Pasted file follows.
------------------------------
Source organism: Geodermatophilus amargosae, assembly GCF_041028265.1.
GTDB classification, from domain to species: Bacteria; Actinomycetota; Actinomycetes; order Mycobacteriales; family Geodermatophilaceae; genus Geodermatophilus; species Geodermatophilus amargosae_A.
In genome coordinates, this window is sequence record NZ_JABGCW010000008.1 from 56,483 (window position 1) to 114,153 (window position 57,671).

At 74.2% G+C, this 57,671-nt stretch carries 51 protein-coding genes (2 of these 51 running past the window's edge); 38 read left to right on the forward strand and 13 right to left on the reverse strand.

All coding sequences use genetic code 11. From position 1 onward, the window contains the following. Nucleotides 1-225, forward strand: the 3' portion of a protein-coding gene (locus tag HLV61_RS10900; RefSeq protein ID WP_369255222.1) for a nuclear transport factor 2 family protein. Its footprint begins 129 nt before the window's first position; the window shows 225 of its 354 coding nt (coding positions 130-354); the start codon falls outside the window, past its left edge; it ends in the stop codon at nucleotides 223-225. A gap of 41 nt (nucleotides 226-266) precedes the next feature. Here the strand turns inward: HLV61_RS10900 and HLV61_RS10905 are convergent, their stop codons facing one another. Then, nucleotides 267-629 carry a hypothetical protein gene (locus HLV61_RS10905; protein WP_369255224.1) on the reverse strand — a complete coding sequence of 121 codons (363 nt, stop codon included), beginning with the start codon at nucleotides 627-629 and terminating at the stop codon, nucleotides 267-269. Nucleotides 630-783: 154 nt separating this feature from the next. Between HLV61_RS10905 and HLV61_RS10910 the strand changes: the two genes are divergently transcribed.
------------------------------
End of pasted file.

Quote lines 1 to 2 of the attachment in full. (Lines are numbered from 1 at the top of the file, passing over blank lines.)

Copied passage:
Source organism: Geodermatophilus amargosae, assembly GCF_041028265.1.
GTDB classification, from domain to species: Bacteria; Actinomycetota; Actinomycetes; order Mycobacteriales; family Geodermatophilaceae; genus Geodermatophilus; species Geodermatophilus amargosae_A.